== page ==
Checks have indicated that that whilst some banks are quoting GH¢9.95 to the dollar, others are selling a dollar for GH¢9.90.
However, the situation is worse at the forex bureaux which are quoting between GH¢9.97 and GH¢10.5 to one American greenback.
As of Monday, August 15, 2022, the cedi had lost about GH¢3.15 on the face value to the dollar since the beginning of the year.
Some Senior Relationship Managers and Treasurers of banks confirmed the scarcity of the US dollar, adding, “the situation is bad and could get worse by the end of the week if the authorities including the Bank of Ghana, do not intervene.”
They, however, pointed out that the best place to get the American currency is the 'black market', but at a higher rate of more than ¢10.
They claimed they are not getting dollars from the Bank of Ghana via the spot market.
However, some analysts and market watchers have argued that the situation is more of a weak fiscal economy, which has consequently affected the monetary and real sectors of the economy.
Others have also argued that the economy has been impacted by global and external developments such as COVID-19 and Russia/Ukraine war.
But the major issue is the rising debt stock which will hit over GH¢400 billion by the end of September 2022, and the rising fiscal deficit as a result of low revenue and borrowings.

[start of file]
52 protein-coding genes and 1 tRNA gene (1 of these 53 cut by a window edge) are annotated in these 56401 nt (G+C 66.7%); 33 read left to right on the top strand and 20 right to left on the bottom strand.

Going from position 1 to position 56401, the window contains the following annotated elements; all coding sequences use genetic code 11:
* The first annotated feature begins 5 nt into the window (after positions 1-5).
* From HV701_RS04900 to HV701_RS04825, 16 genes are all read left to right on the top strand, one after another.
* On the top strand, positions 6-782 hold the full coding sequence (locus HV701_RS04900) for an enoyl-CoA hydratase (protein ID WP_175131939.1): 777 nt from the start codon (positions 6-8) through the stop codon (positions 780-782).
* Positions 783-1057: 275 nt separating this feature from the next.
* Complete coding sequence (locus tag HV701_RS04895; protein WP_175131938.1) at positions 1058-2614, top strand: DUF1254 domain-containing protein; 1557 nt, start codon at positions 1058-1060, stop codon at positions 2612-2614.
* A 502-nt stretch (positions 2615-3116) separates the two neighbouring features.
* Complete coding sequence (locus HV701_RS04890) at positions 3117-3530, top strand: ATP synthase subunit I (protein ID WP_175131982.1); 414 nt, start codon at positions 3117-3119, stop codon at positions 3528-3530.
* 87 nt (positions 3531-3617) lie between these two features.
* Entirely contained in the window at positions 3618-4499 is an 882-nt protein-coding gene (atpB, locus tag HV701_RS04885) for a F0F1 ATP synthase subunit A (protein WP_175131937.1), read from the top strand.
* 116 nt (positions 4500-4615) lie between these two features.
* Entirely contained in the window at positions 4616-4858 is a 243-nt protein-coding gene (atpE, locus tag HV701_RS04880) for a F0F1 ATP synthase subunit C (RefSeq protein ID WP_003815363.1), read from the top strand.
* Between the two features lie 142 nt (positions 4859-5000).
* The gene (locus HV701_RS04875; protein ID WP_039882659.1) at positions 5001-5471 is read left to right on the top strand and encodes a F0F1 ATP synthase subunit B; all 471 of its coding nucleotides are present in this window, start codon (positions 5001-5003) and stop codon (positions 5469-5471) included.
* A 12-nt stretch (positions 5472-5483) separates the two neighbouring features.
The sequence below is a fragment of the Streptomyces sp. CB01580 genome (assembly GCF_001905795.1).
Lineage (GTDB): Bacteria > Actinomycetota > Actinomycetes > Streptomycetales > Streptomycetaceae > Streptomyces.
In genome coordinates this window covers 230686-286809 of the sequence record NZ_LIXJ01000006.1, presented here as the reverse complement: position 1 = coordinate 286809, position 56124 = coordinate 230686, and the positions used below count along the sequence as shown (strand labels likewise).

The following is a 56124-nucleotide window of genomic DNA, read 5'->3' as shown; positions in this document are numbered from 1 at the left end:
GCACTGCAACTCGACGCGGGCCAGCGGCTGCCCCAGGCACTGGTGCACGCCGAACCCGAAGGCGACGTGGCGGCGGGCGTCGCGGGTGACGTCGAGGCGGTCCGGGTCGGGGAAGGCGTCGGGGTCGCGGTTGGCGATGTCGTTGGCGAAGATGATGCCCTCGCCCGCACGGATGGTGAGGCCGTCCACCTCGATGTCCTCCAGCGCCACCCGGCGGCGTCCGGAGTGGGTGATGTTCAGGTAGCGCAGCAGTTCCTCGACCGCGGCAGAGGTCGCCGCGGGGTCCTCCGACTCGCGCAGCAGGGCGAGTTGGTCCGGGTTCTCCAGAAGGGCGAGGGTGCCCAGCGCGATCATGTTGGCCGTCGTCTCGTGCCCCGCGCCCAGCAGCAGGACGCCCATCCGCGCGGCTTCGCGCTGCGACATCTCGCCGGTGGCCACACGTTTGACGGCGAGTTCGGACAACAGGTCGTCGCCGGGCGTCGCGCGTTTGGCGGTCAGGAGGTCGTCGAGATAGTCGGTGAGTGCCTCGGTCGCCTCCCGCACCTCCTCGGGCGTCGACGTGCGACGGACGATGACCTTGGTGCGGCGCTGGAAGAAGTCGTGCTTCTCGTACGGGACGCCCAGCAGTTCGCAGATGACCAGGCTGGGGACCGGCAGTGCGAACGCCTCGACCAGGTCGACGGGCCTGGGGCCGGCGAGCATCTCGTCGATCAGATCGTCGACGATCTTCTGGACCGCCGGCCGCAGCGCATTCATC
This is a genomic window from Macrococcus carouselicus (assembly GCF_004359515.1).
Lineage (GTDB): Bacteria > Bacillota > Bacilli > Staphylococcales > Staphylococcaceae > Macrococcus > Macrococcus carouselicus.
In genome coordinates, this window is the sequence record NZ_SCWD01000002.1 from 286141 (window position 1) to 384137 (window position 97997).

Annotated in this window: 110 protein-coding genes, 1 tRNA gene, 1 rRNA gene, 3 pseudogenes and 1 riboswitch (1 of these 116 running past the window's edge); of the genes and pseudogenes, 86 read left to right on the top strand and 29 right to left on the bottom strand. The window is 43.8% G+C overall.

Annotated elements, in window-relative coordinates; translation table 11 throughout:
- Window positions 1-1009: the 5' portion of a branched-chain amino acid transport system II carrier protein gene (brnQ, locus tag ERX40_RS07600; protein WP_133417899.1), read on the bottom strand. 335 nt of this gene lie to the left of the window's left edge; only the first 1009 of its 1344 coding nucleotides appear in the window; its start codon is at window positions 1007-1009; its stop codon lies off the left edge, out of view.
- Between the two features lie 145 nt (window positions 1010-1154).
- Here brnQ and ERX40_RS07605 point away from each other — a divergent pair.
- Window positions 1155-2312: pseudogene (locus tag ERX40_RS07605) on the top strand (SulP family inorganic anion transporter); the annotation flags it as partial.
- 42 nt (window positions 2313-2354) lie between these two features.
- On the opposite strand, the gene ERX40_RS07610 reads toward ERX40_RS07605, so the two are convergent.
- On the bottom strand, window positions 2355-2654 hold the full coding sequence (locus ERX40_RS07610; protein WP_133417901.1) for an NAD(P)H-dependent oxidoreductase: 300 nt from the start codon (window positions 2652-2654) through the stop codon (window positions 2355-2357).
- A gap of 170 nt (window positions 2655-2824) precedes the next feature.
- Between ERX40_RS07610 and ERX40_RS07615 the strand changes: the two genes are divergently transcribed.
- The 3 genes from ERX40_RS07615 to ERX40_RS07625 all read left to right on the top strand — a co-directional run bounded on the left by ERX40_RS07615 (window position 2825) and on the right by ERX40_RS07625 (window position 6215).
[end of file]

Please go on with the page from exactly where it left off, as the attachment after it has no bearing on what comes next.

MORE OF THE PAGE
This year, the nation is expected to spend about GH¢42 billion to service its debt this year, with a sizeable amount going to foreign investors.
Even, a significant number of holders of Ghana's bonds are non-resident investors who have been selling their holdings in the Government of Ghana securities.
It is expected that the Bank of Ghana will take a stern decision to address the rapid fall of the cedi.
The decision will come as a disincentive to consumers and businesses who will have to brace up for tougher decisions.
A source close to the Central Bank had cited previous examples of emergency foreign exchange measures which never stopped the cedi from further depreciation.
For now, the, the authorities must move fast and get a programme with the International Monetary Fund (IMF) to reassure investors that Ghana is a safe haven for investing in financial instruments.
BY Ebenezer Amponsah